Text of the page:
As the hottest part of the day hit Franklin’s Park at Harlinsdale Farm on Saturday, Celisse and her crew of two cranked up the heat. Kicking off their set on the Midnight Sun stage with an original bluesy rock tune called “Get There,” they absolutely melted the crowd on the first day of Pilgrimage for 2022. A couple songs in, as amps emblazoned with “Celisse Loves You” roared behind her, the singer-songwriter-guitarist scanned the crowd for children, asking if this was the kind of festival where you could cuss. After some encouragement from the crowd, she said: “This song is about being with somebody who is bullshit.” As the power trio laid into “Mistreated Me,” it was hard not to feel like you loved Celisse, too.


Butch Walker

Up next, Pilgrimage semiregulars Dawes brought seemingly every wide-brimmed hat on the grounds to one spot for an hour of jammy love tunes and talk of chasing tequila with champagne. Over on the Gold Record Road stage during the same time slot, Better Than Ezra — the New Orleans-bred rock band whose singer Kevin Griffin co-founded the festival — pulled off a fun mix of old favorites like “Misunderstood” and “Good.” They also included a little medley in tribute to Rush, one new song, and most importantly, a crowd sing-along of Oasis’ “Wonderwall.” Right around the same time, producer, songwriter and rocker Butch Walker drew a huge crowd to the small Americana Music Triangle tent, with the overflow making it look like a packed-out revival. 

As the sun set over the walking-horse-farm-turned-public-park, folks got settled in at Midnight Sun for headliner Brandi Carlile, who just played a phenomenal two-night run at Ascend Amphitheater in July. Similar to those shows, this one led off with a short, rollicking guitar medley from Carlile’s longtime co-conspirators, twin brothers Phil and Tim Hanseroth. Thus introduced, Carlile took the stage in a bright-yellow suit — just a little bit David Byrne and a lot Marlene Dietrich — and dove into “Broken Horses,” the perfect song for the venue.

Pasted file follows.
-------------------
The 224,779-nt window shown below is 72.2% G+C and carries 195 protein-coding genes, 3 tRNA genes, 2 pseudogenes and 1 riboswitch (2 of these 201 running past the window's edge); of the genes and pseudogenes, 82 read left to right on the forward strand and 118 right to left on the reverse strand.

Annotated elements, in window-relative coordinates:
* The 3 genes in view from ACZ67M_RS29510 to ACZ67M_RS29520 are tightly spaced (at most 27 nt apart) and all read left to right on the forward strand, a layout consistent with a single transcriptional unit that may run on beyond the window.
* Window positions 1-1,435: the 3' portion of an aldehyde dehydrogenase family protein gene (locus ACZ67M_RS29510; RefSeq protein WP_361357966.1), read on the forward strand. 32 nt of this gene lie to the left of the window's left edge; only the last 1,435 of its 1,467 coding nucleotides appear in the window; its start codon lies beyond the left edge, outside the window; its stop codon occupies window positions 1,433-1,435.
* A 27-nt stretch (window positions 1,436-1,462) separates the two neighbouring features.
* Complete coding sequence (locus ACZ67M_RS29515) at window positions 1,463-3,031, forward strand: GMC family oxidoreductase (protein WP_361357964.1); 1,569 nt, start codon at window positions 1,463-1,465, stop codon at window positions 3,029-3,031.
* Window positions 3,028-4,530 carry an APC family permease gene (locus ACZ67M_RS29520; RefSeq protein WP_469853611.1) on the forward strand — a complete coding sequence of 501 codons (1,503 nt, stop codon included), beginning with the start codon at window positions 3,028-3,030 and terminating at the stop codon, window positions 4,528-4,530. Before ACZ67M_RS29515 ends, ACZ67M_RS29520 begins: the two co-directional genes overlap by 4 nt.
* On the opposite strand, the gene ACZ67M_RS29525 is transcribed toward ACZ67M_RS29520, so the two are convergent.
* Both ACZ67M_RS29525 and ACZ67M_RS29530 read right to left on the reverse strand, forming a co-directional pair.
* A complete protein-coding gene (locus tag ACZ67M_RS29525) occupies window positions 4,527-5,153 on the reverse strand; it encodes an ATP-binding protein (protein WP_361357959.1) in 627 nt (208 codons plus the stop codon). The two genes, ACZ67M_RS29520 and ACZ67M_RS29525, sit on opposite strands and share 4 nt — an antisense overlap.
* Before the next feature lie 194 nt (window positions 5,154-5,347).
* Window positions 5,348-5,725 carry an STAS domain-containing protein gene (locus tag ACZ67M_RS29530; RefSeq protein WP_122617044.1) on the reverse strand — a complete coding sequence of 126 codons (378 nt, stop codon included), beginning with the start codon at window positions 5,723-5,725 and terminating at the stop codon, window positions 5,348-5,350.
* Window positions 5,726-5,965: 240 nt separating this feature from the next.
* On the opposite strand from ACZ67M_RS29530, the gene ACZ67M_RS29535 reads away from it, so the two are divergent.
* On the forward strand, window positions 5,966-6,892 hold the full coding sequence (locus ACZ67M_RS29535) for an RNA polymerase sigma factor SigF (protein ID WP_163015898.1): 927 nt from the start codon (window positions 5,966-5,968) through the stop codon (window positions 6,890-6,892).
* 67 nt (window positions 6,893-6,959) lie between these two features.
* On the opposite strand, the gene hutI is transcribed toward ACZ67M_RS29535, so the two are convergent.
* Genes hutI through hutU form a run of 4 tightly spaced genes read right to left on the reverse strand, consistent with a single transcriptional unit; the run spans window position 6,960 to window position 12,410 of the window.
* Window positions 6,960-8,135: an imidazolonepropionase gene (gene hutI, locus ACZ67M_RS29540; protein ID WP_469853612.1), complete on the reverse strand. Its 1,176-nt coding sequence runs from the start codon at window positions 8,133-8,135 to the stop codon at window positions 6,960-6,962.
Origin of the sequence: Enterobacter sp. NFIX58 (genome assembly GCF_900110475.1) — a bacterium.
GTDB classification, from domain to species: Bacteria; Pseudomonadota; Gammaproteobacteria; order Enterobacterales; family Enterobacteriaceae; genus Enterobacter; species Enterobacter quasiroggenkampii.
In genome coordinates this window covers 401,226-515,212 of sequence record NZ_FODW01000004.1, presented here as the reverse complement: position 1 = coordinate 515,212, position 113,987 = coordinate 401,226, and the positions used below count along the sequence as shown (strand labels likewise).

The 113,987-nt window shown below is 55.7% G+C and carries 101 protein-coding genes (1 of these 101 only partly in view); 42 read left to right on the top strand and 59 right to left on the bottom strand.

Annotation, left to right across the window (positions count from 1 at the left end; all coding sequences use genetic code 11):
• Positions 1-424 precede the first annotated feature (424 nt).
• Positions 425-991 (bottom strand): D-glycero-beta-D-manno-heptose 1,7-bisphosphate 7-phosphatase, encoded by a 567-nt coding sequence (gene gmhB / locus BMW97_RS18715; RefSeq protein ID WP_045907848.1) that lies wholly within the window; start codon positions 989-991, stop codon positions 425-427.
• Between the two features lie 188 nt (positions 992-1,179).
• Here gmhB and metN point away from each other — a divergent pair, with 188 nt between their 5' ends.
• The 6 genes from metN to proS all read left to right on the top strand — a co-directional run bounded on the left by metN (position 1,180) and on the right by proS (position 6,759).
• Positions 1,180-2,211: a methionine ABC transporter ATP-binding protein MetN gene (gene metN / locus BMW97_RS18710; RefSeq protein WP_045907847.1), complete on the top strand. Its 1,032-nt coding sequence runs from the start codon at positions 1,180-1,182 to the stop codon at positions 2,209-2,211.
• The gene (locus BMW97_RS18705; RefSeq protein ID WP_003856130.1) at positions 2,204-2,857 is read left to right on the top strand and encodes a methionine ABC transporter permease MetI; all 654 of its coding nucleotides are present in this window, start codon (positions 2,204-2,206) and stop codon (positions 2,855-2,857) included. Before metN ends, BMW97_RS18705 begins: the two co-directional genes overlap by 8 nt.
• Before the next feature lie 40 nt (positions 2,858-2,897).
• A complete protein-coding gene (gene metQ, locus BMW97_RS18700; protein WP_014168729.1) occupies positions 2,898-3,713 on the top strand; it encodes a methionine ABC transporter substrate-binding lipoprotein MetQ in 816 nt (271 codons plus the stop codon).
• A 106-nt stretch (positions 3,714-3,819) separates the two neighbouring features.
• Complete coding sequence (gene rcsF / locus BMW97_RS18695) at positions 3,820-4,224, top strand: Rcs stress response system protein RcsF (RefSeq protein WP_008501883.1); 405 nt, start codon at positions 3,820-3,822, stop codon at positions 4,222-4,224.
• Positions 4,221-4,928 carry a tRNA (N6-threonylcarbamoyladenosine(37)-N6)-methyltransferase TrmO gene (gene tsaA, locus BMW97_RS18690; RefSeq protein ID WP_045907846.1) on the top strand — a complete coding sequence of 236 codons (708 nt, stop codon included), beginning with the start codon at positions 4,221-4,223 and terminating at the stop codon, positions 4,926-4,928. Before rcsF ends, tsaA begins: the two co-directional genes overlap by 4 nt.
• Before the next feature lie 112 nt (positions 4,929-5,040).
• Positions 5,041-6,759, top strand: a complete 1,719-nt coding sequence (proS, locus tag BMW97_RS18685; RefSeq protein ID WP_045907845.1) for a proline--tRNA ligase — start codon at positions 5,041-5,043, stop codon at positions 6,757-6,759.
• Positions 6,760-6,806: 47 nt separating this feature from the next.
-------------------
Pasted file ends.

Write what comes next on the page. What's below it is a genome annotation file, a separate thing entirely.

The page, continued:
Brandi Carlile

After ripping through four of her more rocking tunes, Carlile asked if it might be OK if she did a little something that wasn’t popular back home in Seattle, but that we see a lot of in Nashville: a three-part harmony. We do see a lot of those around here, but we’d argue that “The Eye” isn’t just any three-part harmony tune. It kicked off what we’d like to refer to as the “I’M NOT CRYING YOU’RE CRYING” portion of the show, which ended with two songs about parenting that are enough to make anyone tear up: “The Mother” and “Mama Werewolf.” 

Carlile recalled playing “The Mother” for the late John Prine. She said she’d felt emboldened to play it for him when they were both performing on a cruise ship. Right before she headed down for the gig, her baby rolled off the bed and busted her lip. Carlile spilled to Prine about feeling guilty; she told the audience that he looked right at her and deadpanned: “It won’t be the last time.”


It was the perfect bit of levity for what felt like a crowd with lots of parents, some of whom had tots in tow — and some who did not, and may have been feeling a little guilty for being out. Near the end of Carlile’s set, her face brightened and the crowd emanated a collective “aww” as her kids came onstage to sing “Hold Out Your Hand” with her backup singers. Then, Carlile let the band take a rest and tucked the crowd in for the night by saying that in a hard world, she had a wish for them. She sang “Stay Gentle,” segueing neatly into “Somewhere Over the Rainbow.” 


Brittney Spencer

The heat was back on Sunday afternoon, when country phenom Brittney Spencer dazzled at Gold Record Road with her breakout single “Sober & Skinny” and a heartfelt rendition of The Chicks' ’90s classic “Cowboy Take Me Away.” Spencer’s command of her voice and her versatility stayed at center stage to the end of her set, which wrapped with a blazing take on Nancy Sinatra's “These Boots Were Made for Walkin’.”